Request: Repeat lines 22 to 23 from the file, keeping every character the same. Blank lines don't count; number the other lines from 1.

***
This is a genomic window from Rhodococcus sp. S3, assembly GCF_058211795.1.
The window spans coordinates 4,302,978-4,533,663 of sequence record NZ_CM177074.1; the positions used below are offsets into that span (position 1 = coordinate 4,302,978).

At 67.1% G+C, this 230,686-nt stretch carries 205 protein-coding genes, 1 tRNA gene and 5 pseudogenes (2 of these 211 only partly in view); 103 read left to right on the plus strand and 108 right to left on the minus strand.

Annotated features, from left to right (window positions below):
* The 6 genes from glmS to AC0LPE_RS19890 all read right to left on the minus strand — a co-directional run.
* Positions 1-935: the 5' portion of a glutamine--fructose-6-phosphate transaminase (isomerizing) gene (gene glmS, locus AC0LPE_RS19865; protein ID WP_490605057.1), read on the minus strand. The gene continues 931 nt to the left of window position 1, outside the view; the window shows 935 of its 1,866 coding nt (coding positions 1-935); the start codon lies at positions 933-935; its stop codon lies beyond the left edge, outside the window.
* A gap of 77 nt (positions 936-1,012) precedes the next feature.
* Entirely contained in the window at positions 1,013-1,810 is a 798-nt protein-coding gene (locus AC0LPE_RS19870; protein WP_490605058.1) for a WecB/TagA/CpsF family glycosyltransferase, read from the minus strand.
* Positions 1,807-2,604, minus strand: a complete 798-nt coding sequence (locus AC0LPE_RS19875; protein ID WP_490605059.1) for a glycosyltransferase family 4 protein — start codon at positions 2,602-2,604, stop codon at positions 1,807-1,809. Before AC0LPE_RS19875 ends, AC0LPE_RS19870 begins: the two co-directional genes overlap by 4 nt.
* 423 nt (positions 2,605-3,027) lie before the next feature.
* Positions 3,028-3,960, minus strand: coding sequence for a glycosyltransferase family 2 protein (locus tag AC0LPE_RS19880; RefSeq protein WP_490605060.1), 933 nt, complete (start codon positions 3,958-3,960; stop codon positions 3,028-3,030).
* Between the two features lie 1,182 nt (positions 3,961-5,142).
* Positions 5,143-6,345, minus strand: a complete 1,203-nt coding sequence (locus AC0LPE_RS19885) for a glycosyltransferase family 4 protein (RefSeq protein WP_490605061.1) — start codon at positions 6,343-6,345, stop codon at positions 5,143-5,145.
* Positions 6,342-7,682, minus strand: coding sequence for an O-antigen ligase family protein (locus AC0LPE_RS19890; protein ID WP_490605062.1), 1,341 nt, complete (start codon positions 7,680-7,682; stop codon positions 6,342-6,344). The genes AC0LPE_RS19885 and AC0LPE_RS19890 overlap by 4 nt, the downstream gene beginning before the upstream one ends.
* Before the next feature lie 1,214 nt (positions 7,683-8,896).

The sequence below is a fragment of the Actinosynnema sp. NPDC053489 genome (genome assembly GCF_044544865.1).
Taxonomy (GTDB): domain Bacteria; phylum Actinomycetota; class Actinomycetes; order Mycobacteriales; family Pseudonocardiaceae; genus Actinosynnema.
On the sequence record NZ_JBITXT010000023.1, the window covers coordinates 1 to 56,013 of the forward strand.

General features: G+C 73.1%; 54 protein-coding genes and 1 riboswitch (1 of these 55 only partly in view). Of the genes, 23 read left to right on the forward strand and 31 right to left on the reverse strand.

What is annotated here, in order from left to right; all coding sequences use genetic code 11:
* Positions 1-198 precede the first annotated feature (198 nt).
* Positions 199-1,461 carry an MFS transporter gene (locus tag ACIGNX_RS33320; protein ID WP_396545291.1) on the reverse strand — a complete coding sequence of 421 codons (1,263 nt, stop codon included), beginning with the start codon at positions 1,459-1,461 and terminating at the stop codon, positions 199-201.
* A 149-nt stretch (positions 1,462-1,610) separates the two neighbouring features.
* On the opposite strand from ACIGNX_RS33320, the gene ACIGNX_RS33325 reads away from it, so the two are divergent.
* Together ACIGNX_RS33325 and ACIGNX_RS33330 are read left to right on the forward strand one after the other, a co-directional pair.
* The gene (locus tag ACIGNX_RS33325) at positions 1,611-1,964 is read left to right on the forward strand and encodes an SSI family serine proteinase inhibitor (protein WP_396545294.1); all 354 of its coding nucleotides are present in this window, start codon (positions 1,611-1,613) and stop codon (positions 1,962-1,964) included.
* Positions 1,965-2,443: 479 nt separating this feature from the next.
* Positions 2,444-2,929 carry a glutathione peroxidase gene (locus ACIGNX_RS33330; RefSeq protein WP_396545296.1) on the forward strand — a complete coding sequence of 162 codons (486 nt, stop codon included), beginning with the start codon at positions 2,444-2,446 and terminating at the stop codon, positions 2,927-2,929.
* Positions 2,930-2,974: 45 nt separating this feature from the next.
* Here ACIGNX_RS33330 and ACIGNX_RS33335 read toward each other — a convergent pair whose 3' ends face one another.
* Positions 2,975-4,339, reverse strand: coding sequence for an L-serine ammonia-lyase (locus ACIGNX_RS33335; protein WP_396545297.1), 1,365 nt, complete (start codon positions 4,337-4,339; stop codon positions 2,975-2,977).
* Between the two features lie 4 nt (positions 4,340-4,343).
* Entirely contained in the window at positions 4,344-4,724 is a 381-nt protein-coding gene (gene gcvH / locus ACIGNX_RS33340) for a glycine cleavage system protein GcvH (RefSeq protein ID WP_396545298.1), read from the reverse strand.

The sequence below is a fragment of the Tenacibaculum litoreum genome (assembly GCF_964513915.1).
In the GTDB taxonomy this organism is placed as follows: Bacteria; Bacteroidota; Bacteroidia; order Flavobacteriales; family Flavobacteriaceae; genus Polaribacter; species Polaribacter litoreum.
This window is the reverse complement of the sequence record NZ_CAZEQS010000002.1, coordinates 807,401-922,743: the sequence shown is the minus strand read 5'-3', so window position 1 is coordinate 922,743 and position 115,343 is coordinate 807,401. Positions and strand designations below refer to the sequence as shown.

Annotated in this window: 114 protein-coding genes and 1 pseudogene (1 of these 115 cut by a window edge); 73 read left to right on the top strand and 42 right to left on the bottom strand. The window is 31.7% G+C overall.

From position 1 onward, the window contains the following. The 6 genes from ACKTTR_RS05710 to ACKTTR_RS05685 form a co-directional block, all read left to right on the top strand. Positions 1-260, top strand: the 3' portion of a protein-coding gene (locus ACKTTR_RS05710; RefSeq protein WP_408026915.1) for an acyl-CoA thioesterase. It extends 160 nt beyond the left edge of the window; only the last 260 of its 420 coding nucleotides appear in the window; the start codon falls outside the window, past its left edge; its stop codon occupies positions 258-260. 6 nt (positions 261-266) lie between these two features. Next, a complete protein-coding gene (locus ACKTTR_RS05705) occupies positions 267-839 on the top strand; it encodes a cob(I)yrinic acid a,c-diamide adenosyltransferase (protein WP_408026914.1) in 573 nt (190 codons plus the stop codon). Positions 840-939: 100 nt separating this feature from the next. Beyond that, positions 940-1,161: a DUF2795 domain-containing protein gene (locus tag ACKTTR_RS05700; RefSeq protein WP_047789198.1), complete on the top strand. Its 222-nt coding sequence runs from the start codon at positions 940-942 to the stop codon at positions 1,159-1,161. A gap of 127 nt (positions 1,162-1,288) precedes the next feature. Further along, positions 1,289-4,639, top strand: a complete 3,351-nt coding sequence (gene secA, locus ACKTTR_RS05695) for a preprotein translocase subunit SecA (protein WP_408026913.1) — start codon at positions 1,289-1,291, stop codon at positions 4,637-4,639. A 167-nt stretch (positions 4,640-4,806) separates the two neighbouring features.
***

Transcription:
* Positions 199-1,461 carry an MFS transporter gene (locus tag ACIGNX_RS33320; protein ID WP_396545291.1) on the reverse strand — a complete coding sequence of 421 codons (1,263 nt, stop codon included), beginning with the start codon at positions 1,459-1,461 and terminating at the stop codon, positions 199-201.
* A 149-nt stretch (positions 1,462-1,610) separates the two neighbouring features.